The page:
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U.S. plans to begin administering COVID-19 booster shots in September - source

by Reuters
Tuesday, 17 August 2021 04:30 GMT

(Recasts with changed source, adds background)

Aug 16 (Reuters) - The Biden administration plans to begin administering COVID-19 booster shots to Americans as early as mid or late September, pending authorization from the U.S. Food and Drug Administration, a source familiar with the discussions told Reuters late on Monday.

Health officials in U.S. President Joe Biden's administration gathered round the view that most people should get a booster shot eight months after they completed their initial vaccination, the source said.

According https://nyti.ms/3spoZiU to the New York Times, which earlier reported the development, officials are planning to announce the administration's decision as early as this week, with the first boosters likely to go to nursing home residents and health care workers, followed by other older people.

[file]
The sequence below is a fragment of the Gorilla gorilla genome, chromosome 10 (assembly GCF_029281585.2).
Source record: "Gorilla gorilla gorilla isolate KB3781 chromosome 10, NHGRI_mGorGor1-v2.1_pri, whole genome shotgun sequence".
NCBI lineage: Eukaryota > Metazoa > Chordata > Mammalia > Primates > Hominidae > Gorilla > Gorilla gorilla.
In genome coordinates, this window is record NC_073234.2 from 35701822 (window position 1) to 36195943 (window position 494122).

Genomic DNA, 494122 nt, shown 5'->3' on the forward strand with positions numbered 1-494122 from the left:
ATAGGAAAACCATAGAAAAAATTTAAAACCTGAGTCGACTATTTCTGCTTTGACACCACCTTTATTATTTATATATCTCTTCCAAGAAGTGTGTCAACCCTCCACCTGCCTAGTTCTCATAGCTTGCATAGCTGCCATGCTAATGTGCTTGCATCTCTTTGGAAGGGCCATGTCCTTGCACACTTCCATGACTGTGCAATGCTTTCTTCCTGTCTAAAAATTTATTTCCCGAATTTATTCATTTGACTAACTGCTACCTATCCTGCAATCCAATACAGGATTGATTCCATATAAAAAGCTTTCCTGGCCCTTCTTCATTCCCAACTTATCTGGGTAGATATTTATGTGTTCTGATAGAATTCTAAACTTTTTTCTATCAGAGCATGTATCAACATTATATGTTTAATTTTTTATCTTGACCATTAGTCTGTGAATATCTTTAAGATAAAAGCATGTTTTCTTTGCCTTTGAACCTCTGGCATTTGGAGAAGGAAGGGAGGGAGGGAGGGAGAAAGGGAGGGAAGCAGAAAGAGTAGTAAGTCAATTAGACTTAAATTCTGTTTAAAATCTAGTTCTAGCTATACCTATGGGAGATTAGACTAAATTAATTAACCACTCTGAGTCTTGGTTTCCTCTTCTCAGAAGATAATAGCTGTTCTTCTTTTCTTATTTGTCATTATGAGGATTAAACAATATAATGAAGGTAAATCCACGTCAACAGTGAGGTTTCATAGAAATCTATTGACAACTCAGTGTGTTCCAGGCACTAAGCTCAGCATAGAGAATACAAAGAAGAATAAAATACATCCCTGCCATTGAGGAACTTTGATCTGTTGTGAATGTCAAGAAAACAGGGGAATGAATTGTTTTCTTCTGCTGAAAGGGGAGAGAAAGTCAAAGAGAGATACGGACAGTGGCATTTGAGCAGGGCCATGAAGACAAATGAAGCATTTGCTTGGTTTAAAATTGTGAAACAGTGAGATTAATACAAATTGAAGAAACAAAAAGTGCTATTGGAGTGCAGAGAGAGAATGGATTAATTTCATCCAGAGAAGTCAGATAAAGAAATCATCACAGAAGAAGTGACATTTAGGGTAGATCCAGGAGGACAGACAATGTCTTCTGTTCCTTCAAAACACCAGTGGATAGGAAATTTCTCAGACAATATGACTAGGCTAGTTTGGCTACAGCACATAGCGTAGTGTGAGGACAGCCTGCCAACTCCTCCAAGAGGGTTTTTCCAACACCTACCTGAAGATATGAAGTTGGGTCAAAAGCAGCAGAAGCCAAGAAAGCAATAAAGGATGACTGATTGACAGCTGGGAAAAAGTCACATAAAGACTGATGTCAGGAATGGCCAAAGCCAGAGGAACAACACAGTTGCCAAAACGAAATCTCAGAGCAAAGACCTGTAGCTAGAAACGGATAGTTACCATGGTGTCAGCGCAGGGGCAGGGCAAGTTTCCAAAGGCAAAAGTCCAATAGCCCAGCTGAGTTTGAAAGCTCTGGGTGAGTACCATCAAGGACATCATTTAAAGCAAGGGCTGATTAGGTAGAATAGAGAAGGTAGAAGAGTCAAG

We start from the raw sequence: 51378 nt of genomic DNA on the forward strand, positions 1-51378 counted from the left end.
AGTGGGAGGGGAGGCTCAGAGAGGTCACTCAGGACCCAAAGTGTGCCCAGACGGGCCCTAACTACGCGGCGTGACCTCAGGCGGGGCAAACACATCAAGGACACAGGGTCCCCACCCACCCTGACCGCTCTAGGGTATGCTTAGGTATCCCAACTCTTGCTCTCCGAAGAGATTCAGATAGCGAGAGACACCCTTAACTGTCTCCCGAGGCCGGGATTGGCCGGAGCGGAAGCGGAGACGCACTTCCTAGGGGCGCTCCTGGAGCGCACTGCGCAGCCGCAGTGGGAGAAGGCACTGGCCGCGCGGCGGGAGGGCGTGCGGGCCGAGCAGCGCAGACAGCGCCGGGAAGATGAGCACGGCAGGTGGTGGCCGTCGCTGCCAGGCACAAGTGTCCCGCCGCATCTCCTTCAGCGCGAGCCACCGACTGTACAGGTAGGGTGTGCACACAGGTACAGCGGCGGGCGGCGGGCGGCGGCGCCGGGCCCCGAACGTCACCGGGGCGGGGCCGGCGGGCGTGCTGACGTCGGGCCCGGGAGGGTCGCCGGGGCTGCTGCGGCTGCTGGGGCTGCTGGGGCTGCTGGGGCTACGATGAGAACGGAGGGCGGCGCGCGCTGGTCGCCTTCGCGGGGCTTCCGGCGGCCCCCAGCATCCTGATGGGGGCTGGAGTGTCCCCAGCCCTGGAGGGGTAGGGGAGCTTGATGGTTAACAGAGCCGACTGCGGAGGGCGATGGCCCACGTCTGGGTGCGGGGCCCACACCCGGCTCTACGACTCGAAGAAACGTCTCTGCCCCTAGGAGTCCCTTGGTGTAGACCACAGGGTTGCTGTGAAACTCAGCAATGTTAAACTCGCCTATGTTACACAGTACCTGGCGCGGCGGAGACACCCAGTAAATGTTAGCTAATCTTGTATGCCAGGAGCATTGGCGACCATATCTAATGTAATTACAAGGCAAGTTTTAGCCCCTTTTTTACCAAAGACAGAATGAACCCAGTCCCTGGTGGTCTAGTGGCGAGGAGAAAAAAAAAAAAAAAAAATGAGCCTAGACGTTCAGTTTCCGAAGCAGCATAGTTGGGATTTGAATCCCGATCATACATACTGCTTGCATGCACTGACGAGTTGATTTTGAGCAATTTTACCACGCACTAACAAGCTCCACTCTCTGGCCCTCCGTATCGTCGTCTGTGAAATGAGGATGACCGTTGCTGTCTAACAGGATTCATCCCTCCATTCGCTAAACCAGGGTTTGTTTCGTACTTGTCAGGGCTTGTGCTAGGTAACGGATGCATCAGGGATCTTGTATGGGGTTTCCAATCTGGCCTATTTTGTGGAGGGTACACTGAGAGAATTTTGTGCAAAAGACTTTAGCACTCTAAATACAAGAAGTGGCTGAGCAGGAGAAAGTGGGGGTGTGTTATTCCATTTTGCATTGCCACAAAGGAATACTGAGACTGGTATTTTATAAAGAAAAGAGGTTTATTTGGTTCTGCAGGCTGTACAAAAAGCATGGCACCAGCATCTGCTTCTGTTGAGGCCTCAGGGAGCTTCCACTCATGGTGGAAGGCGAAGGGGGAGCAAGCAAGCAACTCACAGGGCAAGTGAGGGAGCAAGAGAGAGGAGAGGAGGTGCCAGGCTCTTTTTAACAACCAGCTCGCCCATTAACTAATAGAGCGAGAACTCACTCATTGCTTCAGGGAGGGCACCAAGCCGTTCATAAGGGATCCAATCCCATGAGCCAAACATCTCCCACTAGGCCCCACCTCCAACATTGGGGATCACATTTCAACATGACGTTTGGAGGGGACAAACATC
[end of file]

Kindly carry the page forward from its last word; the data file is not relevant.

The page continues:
Last week, U.S regulators authorized a third dose of COVID-19 vaccines by Pfizer Inc and its German partner BioNTech SE and Moderna Inc for people with compromised immune systems who are likely to have weaker protection from the two-dose regimens.

The administration's goal is to let those who received the Pfizer-BioNTech or Moderna vaccines know that they will need additional protection against the Delta variant of the coronavirus, NYT said.

The newspaper added that officials also expect recipients of the vaccine from Johnson & Johnson, which was authorized as a one-dose regimen, will also require an additional dose. (Reporting by Steve Holland in Washington and Bhargav Acharya in Bengaluru; Editing by Christian Schmollinger)

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